McNair's legacy in college football was nothing short of prolific

Since the tragic death of Steve McNair on July 4, much has been written and said about his legacy as an NFL quarterback. No question, in his 13 years as an NFL quarterback, McNair put his stamp on the game. But let's not overlook the unbelievable legacy he left on college football.

Playing at tiny Alcorn State in the Southwestern Athletic Conference, McNair produced 16,823 yards of total offense in four years -- still a Division I record. His total of 5,799 yards in 1994 remains a single-season record in the Football Championship Subdivision (known as Division I-AA back then).

But the numbers tell only part of the prolific story. The only game McNair didn't start in his four years at Alcorn was the first game of his freshman year -- and he came off the bench in that game to lead a come-from-behind victory against Grambling. He never looked back.

To say that McNair played a sandlot style of football is putting it mildly -- they did everything except draw the plays in the dirt. Alcorn State had a grand total of 10 passing plays and four running plays. McNair lined up in the shotgun 90 percent of the time, and he would then scramble to his right or to his left and make something happen. People say that Brett Favre was good at throwing off balance; McNair was even better, in my opinion.

The 57 touchdown passes he threw as a senior in 1994 were even more impressive when you consider the talent around him. Sure, the competition he was facing didn't compare to a major-college level of talent. But keep in mind who McNair was throwing the football to. As I recall, one receiver was a short, stocky guy and the other was a tall, skinny guy. I doubt either of them was even good enough to make it in the Arena League. But in addition to McNair's uncanny ability to throw off-balance, he was also very accurate. He helped these receivers put up gaudy numbers.

Alcorn State, located in southwestern Mississippi, might be one of the toughest places for a scout to get to. It feels like it is 100 miles from nowhere. So just about any road game Alcorn played in 1994, you'd see a lot of scouts. I got to see him play in person when Alcorn visited Sam Houston State, and there were upwards of 20 NFL scouts at that game. Sam Houston State wisely went into that game with the intent of controlling the football and keeping McNair off the field as much as possible. It worked, as Alcorn State lost the game, 48-23. It was Alcorn State's lowest point total of the season.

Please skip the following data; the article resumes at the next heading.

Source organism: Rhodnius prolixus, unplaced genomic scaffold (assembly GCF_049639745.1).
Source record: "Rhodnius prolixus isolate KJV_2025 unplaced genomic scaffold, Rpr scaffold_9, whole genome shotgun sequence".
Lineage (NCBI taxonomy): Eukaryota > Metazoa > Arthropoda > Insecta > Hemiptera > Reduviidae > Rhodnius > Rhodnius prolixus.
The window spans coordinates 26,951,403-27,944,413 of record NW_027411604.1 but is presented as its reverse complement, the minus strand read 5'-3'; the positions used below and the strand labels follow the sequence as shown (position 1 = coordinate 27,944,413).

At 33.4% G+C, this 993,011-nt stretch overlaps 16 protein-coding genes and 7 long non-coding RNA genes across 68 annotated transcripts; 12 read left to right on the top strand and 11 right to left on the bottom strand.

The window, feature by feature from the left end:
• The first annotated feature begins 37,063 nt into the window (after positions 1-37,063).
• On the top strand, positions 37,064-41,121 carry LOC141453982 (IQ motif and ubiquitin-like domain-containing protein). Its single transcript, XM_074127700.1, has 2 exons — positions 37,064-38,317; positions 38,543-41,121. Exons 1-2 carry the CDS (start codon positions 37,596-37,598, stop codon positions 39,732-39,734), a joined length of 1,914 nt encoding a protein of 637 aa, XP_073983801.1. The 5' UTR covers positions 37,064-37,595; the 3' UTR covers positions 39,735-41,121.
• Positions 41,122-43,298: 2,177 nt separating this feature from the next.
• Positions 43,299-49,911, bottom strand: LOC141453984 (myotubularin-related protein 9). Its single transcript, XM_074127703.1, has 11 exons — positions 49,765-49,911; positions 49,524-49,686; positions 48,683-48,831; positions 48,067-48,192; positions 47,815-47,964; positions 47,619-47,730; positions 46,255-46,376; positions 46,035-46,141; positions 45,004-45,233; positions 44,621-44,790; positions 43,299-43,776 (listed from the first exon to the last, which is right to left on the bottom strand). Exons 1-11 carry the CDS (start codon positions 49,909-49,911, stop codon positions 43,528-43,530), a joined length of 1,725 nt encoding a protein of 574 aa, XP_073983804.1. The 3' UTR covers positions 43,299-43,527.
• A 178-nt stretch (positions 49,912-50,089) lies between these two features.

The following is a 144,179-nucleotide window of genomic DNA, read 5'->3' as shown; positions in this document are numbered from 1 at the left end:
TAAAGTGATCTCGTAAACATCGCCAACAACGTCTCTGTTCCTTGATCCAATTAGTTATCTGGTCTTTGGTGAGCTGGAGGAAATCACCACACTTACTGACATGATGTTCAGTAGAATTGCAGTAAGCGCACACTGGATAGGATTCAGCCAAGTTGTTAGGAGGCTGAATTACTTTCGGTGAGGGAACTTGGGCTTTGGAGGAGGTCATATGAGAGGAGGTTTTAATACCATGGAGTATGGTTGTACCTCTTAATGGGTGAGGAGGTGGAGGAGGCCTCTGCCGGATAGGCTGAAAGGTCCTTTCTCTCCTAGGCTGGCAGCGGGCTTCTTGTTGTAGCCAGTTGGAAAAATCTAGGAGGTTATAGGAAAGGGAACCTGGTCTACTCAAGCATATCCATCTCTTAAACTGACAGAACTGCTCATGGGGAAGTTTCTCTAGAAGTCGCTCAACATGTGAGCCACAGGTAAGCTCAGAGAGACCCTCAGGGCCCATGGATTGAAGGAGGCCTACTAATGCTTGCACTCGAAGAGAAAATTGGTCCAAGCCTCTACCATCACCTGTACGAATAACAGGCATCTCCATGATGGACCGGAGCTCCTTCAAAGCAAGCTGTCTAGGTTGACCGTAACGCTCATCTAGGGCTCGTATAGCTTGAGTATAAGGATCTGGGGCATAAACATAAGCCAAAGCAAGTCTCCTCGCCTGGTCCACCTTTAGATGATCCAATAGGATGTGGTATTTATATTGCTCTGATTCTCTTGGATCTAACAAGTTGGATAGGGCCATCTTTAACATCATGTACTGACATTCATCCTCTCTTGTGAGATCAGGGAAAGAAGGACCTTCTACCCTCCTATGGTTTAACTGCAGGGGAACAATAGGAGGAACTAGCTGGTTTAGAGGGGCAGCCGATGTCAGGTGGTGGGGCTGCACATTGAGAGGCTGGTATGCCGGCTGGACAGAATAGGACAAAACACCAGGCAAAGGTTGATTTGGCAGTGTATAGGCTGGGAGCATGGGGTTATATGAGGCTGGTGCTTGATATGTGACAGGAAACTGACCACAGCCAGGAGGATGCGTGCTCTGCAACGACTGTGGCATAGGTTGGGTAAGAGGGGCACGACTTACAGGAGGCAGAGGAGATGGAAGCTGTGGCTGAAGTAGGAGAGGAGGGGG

McNair appeared taller than the 6-foot-1 3/8 he measured at the combine, where he ran the 40-yard dash in the low 4.7s. While he was an amazing athlete who put up some incredible numbers in college, it still remained to be seen after his college career whether or not he could translate his ability into success at the NFL level. He was a true leader, and what I would call a "football player," but his skill as a quarterback was raw.

Before the 1995 draft, the Houston Oilers' braintrust -- coach Jeff Fisher, then-GM Floyd Reese, veteran scout C.O. Brocato and offensive coordinator Jerry Rhome -- went to Mississippi to work out McNair. It was not exactly an optimal situation -- the workout was held in a vacant lot. When they left, Fisher turned to Rhome, one of the NFL's true quarterback gurus, and asked him what he thought.

McNair was probably a two-year project, Rhome said, but he liked what he saw. Knowing he had veteran Chris Chandler on the roster to fill the void, that was all Fisher need to know. The Oilers selected McNair with the third pick in the 1995 draft.

Under Rhome's tutelage, McNair actually was ahead of his coach's schedule, learning under Chandler as a rookie and actually starting four games in his second season. By 1997, McNair was the full-time starter.

I was fortunate enough to spend time with McNair in New York before the '95 draft. I remember sitting with McNair and his mother, along with soon-to-be first overall pick Ki-Jana Carter and his mother. To say McNair was quiet was an understatement. In the couple of hours the five of us sat there, I'm not sure McNair said a single word. But he was smiling the entire time.

McNair would go on to make a lot of other football fans smile with his spectacular play in the NFL. For those who saw him at Alcorn State, it was no surprise.

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